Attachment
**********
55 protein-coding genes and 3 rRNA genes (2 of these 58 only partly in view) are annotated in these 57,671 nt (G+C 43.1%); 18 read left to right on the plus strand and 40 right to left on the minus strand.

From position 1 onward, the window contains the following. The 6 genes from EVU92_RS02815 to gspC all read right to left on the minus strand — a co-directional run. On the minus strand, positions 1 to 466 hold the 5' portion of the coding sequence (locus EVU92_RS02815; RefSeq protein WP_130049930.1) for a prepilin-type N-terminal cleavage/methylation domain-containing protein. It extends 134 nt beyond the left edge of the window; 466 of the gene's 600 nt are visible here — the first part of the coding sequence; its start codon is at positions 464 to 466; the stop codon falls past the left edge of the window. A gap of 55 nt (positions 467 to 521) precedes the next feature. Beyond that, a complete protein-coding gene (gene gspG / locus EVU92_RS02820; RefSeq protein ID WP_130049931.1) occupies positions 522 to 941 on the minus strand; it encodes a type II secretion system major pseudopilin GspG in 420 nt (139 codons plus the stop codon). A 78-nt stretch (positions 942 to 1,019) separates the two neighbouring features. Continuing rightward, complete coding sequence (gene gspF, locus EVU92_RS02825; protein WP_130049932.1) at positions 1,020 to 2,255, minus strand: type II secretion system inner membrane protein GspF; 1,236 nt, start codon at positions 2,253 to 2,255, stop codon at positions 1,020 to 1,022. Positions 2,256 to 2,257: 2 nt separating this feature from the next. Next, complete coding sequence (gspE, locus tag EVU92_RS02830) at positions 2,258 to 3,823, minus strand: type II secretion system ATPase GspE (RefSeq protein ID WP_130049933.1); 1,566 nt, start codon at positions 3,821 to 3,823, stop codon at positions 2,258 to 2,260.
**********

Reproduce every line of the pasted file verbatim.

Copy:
55 protein-coding genes and 3 rRNA genes (2 of these 58 only partly in view) are annotated in these 57,671 nt (G+C 43.1%); 18 read left to right on the plus strand and 40 right to left on the minus strand.

From position 1 onward, the window contains the following. The 6 genes from EVU92_RS02815 to gspC all read right to left on the minus strand — a co-directional run. On the minus strand, positions 1 to 466 hold the 5' portion of the coding sequence (locus EVU92_RS02815; RefSeq protein WP_130049930.1) for a prepilin-type N-terminal cleavage/methylation domain-containing protein. It extends 134 nt beyond the left edge of the window; 466 of the gene's 600 nt are visible here — the first part of the coding sequence; its start codon is at positions 464 to 466; the stop codon falls past the left edge of the window. A gap of 55 nt (positions 467 to 521) precedes the next feature. Beyond that, a complete protein-coding gene (gene gspG / locus EVU92_RS02820; RefSeq protein ID WP_130049931.1) occupies positions 522 to 941 on the minus strand; it encodes a type II secretion system major pseudopilin GspG in 420 nt (139 codons plus the stop codon). A 78-nt stretch (positions 942 to 1,019) separates the two neighbouring features. Continuing rightward, complete coding sequence (gene gspF, locus EVU92_RS02825; protein WP_130049932.1) at positions 1,020 to 2,255, minus strand: type II secretion system inner membrane protein GspF; 1,236 nt, start codon at positions 2,253 to 2,255, stop codon at positions 1,020 to 1,022. Positions 2,256 to 2,257: 2 nt separating this feature from the next. Next, complete coding sequence (gspE, locus tag EVU92_RS02830) at positions 2,258 to 3,823, minus strand: type II secretion system ATPase GspE (RefSeq protein ID WP_130049933.1); 1,566 nt, start codon at positions 3,821 to 3,823, stop codon at positions 2,258 to 2,260.